There's A Chance The Kraken Might Have Existed. Here's How

There's an old saying: sailors can never hope to defeat the sea. The best sailors can hope for is that the sea doesn't defeat them. So much water, so little land, and even in the glory days of the age of sail, boats were so very small by comparison.

And there's no question but that the seas have their own challenges for human survival. Besides storms, and currents, and enormous waves, and other opportunities to drown, there are those denizens of the salty expanses who would not object to snacking on a human canape. Great white sharks get all the press (it's probably a mistake, not to mention anthropomorphizing, to suggest they're constantly in a state of hangry), but it's the makos that have the speed — 60 miles an hour or, in a more terrifying way of expressing that, a mile a minute. They aren't the biggest sharks by any means, but it's definitely a case where size doesn't matter.

So you'd think that if sailors are sitting around, spinning a yarn or two, they could stick with the actual facts of marine biology and sufficiently terrify one another. But no. Humans being humans, it's almost a moral imperative to ratchet up the chill factor by piling imaginary details onto fact. Consider the legend of the kraken.

"Hello, Beastie"

It's a fact that the ocean grows creatures with many, many arms. The garden-variety octopus has eight (hence "octo," but you probably knew that already), as does the squid, with the addition of two tentacles. And giant squid can get very large indeed. They tend to be on the shy side — as Smithsonian explains, video footage of a live specimen wasn't recorded until 2012 — but specimens have been found measuring in the 40-foot range and weighing around a ton. There's evidence that they grapple with sperm whales and recent footage emerged of a shark surviving a fight with one, says National Geographic. Those long arms. Those tentacles that shoot out to grab prey. Those suckers (no, really — there are suckers on the arms, like an octopus) that have their own sets of teeth. And a beak. Eyes a full foot across. Brr.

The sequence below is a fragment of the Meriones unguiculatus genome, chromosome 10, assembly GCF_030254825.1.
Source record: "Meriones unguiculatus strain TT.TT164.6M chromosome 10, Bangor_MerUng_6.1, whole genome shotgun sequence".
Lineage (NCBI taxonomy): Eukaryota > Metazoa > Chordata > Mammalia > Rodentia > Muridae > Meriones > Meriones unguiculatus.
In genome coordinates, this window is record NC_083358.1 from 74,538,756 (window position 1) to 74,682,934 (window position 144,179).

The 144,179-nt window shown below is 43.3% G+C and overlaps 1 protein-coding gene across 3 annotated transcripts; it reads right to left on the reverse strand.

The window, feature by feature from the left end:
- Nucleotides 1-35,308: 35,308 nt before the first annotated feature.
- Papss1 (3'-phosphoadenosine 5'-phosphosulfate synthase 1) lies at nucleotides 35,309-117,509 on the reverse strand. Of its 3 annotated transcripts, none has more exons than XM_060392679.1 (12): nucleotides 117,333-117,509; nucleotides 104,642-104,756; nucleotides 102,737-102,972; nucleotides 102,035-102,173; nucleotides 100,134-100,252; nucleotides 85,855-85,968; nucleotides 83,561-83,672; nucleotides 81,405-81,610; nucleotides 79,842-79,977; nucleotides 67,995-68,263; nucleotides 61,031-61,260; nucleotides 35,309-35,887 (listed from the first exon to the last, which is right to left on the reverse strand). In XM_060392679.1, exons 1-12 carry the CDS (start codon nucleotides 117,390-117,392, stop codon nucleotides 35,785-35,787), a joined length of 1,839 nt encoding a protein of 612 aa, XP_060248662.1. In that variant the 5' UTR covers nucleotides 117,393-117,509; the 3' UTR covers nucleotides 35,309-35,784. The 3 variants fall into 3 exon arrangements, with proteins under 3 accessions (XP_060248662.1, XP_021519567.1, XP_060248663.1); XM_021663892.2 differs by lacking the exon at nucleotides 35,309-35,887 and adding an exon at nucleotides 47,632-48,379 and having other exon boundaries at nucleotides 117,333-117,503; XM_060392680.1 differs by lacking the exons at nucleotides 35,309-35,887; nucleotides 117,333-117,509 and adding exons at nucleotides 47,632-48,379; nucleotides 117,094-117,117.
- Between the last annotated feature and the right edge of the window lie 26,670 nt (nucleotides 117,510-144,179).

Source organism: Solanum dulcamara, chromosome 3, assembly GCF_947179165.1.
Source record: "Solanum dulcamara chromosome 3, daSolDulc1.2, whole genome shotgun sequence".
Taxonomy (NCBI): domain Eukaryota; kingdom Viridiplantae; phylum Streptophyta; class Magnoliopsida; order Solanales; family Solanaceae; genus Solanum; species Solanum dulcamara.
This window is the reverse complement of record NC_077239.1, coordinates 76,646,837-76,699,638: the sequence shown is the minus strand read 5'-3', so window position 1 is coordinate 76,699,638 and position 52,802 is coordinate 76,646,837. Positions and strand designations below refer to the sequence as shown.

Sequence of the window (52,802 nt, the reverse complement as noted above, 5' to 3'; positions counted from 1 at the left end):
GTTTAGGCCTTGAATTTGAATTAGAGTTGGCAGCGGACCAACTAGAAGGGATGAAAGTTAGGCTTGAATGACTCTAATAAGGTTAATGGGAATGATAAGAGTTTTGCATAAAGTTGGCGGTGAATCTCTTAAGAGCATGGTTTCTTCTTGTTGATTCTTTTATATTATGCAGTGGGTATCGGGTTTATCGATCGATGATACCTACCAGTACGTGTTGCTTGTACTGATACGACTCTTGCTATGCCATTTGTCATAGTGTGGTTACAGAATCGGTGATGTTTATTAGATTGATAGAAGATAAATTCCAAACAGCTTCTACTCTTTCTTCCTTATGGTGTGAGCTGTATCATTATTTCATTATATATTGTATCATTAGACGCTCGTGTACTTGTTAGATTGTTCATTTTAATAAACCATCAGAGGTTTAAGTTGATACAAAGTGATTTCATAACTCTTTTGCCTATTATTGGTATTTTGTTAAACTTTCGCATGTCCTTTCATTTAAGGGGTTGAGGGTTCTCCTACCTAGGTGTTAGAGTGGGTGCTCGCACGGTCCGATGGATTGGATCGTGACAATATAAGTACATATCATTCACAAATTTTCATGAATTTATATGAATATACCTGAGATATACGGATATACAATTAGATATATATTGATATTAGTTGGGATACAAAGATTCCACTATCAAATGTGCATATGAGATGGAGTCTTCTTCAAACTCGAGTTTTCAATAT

Are squids the inspiration for the kraken? A creature of enormous size and many arms with which to grasp and break a ship and feast on the crew? The Unmuseum says that the stories date back to 12th Century Norway, though of course oceanic beasties show up in the Ancient Greek myth of Odysseus. An 18th Century description claims a kraken could measure 1.5 miles across, which kind of sounds like a couple of sailors playing "top this!"

Still, you never know. Thwww